Help for Parents 2017-01-25T04:53:10+00:00

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In some families, parents find themselves unable to enter helpful conversations with a son or daughter. Attempts to talk about concerns result in a conversation of blame through words or silence. The times for teaching and learning together are few and far between, if not at all. For these families we offer an opportunity to significantly improve their relationship through a “<a href=”youth.html”>walking</a>” in the wilderness.

For other families, parents find they can still enter conversations or create time to talk, share, explain concerns, teach and discover one another’s burdens with a child who is making at-risk choices. For those families who have problems but are still talking regularly, we invite you to consider the resources available in this area of our website as well as the <a href=”intervention-training-for-parents.html”>Parent Seminars</a> offered by ANASAZI.

Parental Assessment

 1. Does your child argue with you frequently? Yes   Sometimes   No
2. Does your child refuse to follow your rules? Yes   Sometimes   No
3. Does your child engage in behavior that is contrary to your values? Yes   Sometimes   No
4. Does your child avoid talking with you by isolating him/herself? Yes   Sometimes   No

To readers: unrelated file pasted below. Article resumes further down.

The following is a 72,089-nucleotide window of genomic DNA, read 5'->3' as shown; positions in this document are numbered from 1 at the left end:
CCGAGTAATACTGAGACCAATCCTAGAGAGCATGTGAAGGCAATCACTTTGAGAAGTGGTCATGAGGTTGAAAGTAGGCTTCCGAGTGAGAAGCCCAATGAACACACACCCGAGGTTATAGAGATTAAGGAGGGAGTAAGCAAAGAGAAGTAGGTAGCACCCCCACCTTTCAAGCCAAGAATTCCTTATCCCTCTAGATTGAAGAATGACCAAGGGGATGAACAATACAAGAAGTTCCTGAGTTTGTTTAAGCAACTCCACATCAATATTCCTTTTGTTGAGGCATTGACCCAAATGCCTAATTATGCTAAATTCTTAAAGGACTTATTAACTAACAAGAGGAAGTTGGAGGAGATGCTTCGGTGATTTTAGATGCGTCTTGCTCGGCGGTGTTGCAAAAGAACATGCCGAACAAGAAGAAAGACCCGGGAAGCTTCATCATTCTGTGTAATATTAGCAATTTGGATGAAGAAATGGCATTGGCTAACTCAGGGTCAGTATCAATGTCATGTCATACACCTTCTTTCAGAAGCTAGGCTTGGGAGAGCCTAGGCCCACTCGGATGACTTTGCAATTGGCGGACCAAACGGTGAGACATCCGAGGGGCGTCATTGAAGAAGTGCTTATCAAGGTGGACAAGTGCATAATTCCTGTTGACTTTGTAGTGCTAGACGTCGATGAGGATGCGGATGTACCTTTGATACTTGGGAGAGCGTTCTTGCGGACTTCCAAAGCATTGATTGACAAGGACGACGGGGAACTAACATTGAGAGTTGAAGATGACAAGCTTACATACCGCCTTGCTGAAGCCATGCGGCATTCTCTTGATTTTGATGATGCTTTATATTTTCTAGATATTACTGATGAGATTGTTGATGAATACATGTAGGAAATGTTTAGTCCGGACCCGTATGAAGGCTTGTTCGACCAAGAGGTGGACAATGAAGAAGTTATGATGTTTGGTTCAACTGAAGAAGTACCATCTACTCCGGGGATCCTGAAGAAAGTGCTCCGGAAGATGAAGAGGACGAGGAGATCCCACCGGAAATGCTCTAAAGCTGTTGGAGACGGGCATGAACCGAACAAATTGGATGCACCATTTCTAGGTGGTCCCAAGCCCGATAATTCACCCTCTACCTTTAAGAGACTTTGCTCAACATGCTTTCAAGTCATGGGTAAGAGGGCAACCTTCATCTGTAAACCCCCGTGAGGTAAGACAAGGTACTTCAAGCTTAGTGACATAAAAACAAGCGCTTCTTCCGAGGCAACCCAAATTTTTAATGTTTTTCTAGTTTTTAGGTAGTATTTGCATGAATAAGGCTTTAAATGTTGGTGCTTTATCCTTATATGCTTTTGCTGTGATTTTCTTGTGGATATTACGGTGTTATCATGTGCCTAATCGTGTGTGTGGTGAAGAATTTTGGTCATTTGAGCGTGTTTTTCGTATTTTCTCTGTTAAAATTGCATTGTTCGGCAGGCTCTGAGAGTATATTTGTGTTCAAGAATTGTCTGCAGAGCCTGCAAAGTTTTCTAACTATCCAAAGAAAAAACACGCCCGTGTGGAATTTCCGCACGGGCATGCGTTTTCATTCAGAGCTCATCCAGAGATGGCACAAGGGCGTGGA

5. Is your child verbally aggressive (cussing, name calling, threatening) with you or others? Yes   Sometimes   No
6. Do you suspect that your child’s friends are using drugs or alcohol? Yes   Sometimes   No
7. Has your child’s behavior or emotional state changed significantly over the past year? Yes   Sometimes   No
8. Does it seem that your child is negatively influenced by peers? Yes   Sometimes   No
9. Is your child having difficulty with hyperactivity and/or distractibility? Yes   Sometimes   No
10. Does your child have behavior problems in school? Yes   Sometimes   No
11. Is your child skipping school?Yes   Sometimes   No Yes   Sometimes   No
12. Does your child engage in behavior that you believe may lead him or her into legal trouble? Yes   Sometimes   No
13. Is your child manipulative? Yes   Sometimes   No
14. Does your child act is if he/she feels entitled to whatever he or she wants without working for it? Yes   Sometimes   No
15. Does your child appear to be struggling with emotional difficulties such as depression or anxiety? Yes   Sometimes   No
16. Has your child talked about hurting him/herself or wanting to die? Yes   Sometimes   No
17. Has your child attempted suicide? Yes   Sometimes   No
18. Has your child engaged in self-injurious behavior such as cutting or burning him/herself? Yes   Sometimes   No
19. Does your child become easily overwhelmed with stress? Yes   Sometimes   No
20. Does your child have an eating problem (anorexia, binging, bulimia)? Yes   Sometimes   No
21. Does your child engage in risky behavior that could lead to serious injury or death? Yes   Sometimes   No
22. Is your child promiscuous? Yes   Sometimes   No
23. Does your child appear to lack motivation? Yes   Sometimes   No
24. Do you believe your child may be struggling with adoption or attachment issues? Yes   Sometimes   No
25. Does your child have a problem expressing anger appropriately? Yes   Sometimes   No
26. Does your child abuse drugs or alcohol? Yes   Sometimes   No
 27.Is your child experiencing academic difficulties? Yes   Sometimes   No